I love reusable solutions. Especially when it comes to web development, solutions that you can abstract well enough that they become multi-purpose save a lot of time, as well as money. But, sometimes, they just don’t cut it.
Lately, I’ve been doing a lot of custom development, and most of it actually replicates functionality that’s already out there. While I love and appreciate all the work that has gone into things like sIFR, SlideShowPro, and CSS frameworks like 960.gs, the YUI Library, or BluePrint, they’re sometimes too much of a sledgehammer where a pocket knife would be best.
Take sIFR for instance. If you’ve ever looked under the hood, it’s extremely robust. Mark Wubben has baked in a lot of features, most of which users a lot of its users don’t even know about. It does a lot of the legwork for you; it can fit in the most complex of layouts, adjust size and leading based on the developer’s input, allow you to modify content before Flash renders it, and a host of other things.
Most times that I need a solution like sIFR, I have a very specific need. I usually know what color it needs to be. I usually know the size of the text. I don't need sIFR to figure that stuff out for me. Because of this, I can hardcode those values into a Flash file. I usually end up building a custom file that uses the functionality I need—essentially just accepting a text value from the underlying HTML—and discarding the features I don’t.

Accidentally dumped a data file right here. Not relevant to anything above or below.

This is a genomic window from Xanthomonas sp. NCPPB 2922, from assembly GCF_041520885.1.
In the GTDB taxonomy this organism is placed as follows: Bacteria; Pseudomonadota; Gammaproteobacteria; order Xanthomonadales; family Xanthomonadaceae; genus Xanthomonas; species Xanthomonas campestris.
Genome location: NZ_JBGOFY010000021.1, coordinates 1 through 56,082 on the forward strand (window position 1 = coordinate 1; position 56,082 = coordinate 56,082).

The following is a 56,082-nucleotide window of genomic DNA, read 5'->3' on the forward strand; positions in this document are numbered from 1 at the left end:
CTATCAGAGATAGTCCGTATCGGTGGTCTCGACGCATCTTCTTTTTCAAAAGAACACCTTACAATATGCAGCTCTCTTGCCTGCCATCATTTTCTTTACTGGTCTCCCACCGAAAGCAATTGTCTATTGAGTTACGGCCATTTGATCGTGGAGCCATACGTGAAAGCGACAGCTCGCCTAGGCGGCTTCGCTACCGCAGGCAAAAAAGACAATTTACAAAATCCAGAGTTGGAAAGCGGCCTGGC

Another recent example for me applies to creating HTML prototypes. Using a term I adopted from Jeremy, at work I created a set of clickable wireframes for a current client. While CSS frameworks run aplenty, I really need a wireframe framework, one that comes complete with reusable styles for content types like comments, horizontal and vertical navigation sets, search boxes, and robust lists like search results, just to name a few. Instead of starting with an existing library, I decided to just create one from scratch. For me, the time it took to build this from the ground up easily outweighed and amount of code I wouldn’t actually use in utilizing something that already exists. (Check this space soon, as I might actually release that HTML wireframe library.)
I absolutely see the danger in customization. Most times, it’s not very efficient and you often end up rebuilding a lot of things that already exist. But don’t overlook the value in custom solutions. Sometimes, a targeted and specific approach really is the best one.